The group was composed of Xi Kang ?? AD 223-262, Liu Ling ?? c. AD 221–c. 300, Ruan Ji ?? AD 210–263, Ruan Xian ?? AD 230–281, Xiang Xiu ?? AD 228–281, Wang Rong ?? AD 234–305 and Shan Tao ?? AD 205–285. Xi Kang, also known as Ji Kang, is often considered the leader of the group, and the bamboo grove in which the group met was reportedly near his home. In addition to being a philosopher and author, Xi Kang was a skilled exponent of the guqin??and composed music for that instrument. Having defended a friend against false charges, and fallen foul of Zhong Hui – a follower of the Sima clan, Xi Kang was sentenced to death by Sima Zhao. Just before Xi Kang’s execution, he asked for his qin and played the masterpiece known as Guangling san???, but left no record of the melody. On the current brush pot Xi Kang is depicted as the scholar followed by a servant carrying a qin in a cloth bag.

While it is not possible positively to identify each of the members of the group with a specific figure on this jade brush pot, the lapidary has very skilfully captured the spirit and leisure activities of these remarkable scholars from China’s ancient past. The accoutrements depicted on the jade brush pot all relate to writing, music and drinking wine. Each of the Seven Sages had both literary and musical talents, and they met to discuss problems and how they could behave in a sincere way and avoid co-operation with their rulers. On the one hand they satirised social inequity in their writings and behaviour, while on the other they behaved in rather eccentric ways in order to avoid being executed. This latter ploy was not always successful. However, their free-thinking and independence inspired men of culture for generations.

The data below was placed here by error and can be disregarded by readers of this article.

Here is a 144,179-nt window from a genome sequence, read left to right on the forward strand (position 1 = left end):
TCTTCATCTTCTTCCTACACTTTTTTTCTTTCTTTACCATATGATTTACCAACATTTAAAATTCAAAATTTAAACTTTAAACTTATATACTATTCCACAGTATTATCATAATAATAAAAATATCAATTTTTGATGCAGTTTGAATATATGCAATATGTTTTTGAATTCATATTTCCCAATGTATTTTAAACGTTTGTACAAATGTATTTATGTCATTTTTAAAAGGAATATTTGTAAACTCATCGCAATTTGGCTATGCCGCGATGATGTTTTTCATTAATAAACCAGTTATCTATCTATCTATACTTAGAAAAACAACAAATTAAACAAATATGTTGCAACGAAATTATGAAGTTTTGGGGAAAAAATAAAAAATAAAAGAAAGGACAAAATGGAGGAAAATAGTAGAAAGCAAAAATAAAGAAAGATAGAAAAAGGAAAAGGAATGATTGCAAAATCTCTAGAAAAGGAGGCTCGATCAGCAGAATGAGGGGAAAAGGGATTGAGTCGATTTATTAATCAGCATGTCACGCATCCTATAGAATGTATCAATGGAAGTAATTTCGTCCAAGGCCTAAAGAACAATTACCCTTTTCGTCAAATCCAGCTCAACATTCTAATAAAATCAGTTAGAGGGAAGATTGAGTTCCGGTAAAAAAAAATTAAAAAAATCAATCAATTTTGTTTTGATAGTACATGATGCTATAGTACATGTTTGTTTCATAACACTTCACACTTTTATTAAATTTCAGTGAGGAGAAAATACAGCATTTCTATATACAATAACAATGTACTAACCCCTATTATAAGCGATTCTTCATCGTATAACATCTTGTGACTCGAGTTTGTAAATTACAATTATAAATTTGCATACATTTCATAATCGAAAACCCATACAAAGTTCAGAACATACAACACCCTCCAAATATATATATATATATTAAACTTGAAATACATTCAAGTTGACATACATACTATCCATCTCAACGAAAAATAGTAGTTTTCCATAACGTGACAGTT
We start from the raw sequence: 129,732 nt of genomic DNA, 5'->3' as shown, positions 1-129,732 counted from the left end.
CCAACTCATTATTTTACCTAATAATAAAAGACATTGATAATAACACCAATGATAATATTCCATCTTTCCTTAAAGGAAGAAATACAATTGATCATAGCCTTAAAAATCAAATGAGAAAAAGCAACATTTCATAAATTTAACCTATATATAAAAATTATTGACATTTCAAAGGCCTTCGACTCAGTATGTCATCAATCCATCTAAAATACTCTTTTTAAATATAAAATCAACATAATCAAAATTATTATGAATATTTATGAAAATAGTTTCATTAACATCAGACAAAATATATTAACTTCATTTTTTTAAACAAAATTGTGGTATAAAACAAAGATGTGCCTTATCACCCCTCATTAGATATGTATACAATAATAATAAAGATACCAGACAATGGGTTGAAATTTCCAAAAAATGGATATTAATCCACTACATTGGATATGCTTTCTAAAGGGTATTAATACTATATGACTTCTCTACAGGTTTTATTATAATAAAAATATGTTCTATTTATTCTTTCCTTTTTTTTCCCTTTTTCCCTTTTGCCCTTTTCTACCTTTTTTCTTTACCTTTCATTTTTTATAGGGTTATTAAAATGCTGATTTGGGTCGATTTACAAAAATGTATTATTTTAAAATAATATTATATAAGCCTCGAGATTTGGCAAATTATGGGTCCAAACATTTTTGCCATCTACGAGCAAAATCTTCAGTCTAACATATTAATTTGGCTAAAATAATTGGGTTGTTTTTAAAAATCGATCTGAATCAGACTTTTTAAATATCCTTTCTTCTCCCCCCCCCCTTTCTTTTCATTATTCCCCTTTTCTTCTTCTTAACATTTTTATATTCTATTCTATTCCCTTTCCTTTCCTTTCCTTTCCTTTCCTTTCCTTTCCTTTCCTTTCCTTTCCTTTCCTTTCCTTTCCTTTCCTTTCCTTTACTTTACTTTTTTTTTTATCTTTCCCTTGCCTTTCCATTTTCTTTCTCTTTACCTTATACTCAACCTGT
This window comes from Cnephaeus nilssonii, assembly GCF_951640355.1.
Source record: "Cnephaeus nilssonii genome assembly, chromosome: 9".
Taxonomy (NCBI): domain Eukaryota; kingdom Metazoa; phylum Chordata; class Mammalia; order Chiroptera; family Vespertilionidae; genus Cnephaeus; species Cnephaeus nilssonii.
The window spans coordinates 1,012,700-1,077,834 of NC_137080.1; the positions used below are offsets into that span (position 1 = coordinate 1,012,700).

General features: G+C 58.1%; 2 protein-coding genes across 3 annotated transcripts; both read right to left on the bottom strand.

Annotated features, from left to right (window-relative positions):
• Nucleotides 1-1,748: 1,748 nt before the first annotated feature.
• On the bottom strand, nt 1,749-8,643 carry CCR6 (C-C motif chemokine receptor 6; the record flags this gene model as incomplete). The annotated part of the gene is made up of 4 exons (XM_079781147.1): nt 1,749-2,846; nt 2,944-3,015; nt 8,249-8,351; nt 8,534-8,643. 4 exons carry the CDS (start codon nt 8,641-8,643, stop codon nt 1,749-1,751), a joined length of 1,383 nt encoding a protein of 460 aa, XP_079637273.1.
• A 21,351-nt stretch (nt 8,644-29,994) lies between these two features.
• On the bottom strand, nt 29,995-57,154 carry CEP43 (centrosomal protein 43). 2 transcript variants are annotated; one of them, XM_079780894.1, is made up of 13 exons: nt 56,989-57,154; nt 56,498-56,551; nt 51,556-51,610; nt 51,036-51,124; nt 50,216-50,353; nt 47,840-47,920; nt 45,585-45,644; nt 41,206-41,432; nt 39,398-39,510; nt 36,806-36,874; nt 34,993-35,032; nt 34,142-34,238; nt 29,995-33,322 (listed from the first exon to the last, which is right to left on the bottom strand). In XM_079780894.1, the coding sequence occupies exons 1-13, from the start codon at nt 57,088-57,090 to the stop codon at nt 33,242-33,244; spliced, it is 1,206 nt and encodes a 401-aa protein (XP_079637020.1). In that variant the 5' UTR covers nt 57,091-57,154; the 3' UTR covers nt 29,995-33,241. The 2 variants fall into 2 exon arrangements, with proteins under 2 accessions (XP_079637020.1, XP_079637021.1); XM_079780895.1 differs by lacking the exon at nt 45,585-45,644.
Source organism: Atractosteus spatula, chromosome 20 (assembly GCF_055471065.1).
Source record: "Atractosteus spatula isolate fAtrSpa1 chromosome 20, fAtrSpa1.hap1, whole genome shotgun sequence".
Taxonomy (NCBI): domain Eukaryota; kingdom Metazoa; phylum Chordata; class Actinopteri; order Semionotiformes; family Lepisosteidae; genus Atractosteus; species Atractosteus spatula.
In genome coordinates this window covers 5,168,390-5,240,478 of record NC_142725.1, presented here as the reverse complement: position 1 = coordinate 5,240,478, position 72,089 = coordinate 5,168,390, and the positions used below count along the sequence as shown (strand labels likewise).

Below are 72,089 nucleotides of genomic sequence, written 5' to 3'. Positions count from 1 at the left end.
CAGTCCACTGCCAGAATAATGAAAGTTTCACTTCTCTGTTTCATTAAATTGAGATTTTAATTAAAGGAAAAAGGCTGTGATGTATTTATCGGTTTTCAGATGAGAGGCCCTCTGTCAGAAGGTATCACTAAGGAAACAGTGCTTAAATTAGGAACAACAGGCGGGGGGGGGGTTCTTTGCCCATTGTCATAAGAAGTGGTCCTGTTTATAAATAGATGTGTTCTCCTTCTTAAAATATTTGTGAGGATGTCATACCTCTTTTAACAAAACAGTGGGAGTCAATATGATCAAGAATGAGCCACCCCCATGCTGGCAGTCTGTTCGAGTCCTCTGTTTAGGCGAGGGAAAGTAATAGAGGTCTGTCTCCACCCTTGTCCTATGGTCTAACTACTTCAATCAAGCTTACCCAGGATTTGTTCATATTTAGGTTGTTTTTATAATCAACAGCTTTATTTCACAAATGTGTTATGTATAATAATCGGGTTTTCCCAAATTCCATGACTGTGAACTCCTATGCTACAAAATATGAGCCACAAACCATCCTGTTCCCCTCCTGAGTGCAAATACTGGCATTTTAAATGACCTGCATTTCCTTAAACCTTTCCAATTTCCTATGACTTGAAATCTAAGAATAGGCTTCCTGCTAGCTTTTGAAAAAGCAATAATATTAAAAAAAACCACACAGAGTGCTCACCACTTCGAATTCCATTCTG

The current brush pot belongs to the prestigious group of jade brush pots carved in the second half of the Qianlong reign. Although the early part of the 18th century saw a shortage of jade stone arriving at the court ateliers, the successful campaigns against the tribes of Yutian (modern Xinjiang province) in 1760, the middle of the Qianlong reign, presaged a new era, when significant quantities of good quality nephrite jade were sent to the court as tribute. As Ming Wilson has noted (Chinese Jades, V&A Publications, London, 2004, p. 48), this ready supply of high-quality jade stone ushered in a golden age of jade production. One of the developments in jade carving to be particularly encouraged by the Qianlong emperor was that of huayi or carving jade to produce a picture. As a painter might use his brush and ink to create a two-dimensional picture, particularly a landscape, on paper or silk, so the skilled lapidary could use his tools to create a three-dimensional picture in jade. This required even greater skill when applied to a cylindrical object and was combined with reticulation, as on the current brush pot.